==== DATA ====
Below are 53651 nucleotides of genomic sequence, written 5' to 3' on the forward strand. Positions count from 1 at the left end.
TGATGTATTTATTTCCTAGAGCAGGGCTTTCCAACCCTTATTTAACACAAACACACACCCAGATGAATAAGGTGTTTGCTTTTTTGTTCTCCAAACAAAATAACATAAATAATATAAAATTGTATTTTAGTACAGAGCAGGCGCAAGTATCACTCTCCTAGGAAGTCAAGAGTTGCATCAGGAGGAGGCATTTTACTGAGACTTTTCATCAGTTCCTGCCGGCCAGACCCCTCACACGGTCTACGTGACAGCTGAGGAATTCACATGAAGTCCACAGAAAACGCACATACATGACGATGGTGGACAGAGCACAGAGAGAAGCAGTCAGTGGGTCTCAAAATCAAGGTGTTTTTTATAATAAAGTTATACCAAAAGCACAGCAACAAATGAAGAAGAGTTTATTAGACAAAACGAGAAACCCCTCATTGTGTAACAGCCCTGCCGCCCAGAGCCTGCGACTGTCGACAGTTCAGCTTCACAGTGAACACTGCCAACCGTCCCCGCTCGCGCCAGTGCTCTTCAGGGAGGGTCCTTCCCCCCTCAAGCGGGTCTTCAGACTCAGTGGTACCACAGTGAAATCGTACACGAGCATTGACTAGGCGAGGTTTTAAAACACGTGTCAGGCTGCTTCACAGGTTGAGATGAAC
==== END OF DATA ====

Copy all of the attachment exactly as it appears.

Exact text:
Below are 53651 nucleotides of genomic sequence, written 5' to 3' on the forward strand. Positions count from 1 at the left end.
TGATGTATTTATTTCCTAGAGCAGGGCTTTCCAACCCTTATTTAACACAAACACACACCCAGATGAATAAGGTGTTTGCTTTTTTGTTCTCCAAACAAAATAACATAAATAATATAAAATTGTATTTTAGTACAGAGCAGGCGCAAGTATCACTCTCCTAGGAAGTCAAGAGTTGCATCAGGAGGAGGCATTTTACTGAGACTTTTCATCAGTTCCTGCCGGCCAGACCCCTCACACGGTCTACGTGACAGCTGAGGAATTCACATGAAGTCCACAGAAAACGCACATACATGACGATGGTGGACAGAGCACAGAGAGAAGCAGTCAGTGGGTCTCAAAATCAAGGTGTTTTTTATAATAAAGTTATACCAAAAGCACAGCAACAAATGAAGAAGAGTTTATTAGACAAAACGAGAAACCCCTCATTGTGTAACAGCCCTGCCGCCCAGAGCCTGCGACTGTCGACAGTTCAGCTTCACAGTGAACACTGCCAACCGTCCCCGCTCGCGCCAGTGCTCTTCAGGGAGGGTCCTTCCCCCCTCAAGCGGGTCTTCAGACTCAGTGGTACCACAGTGAAATCGTACACGAGCATTGACTAGGCGAGGTTTTAAAACACGTGTCAGGCTGCTTCACAGGTTGAGATGAAC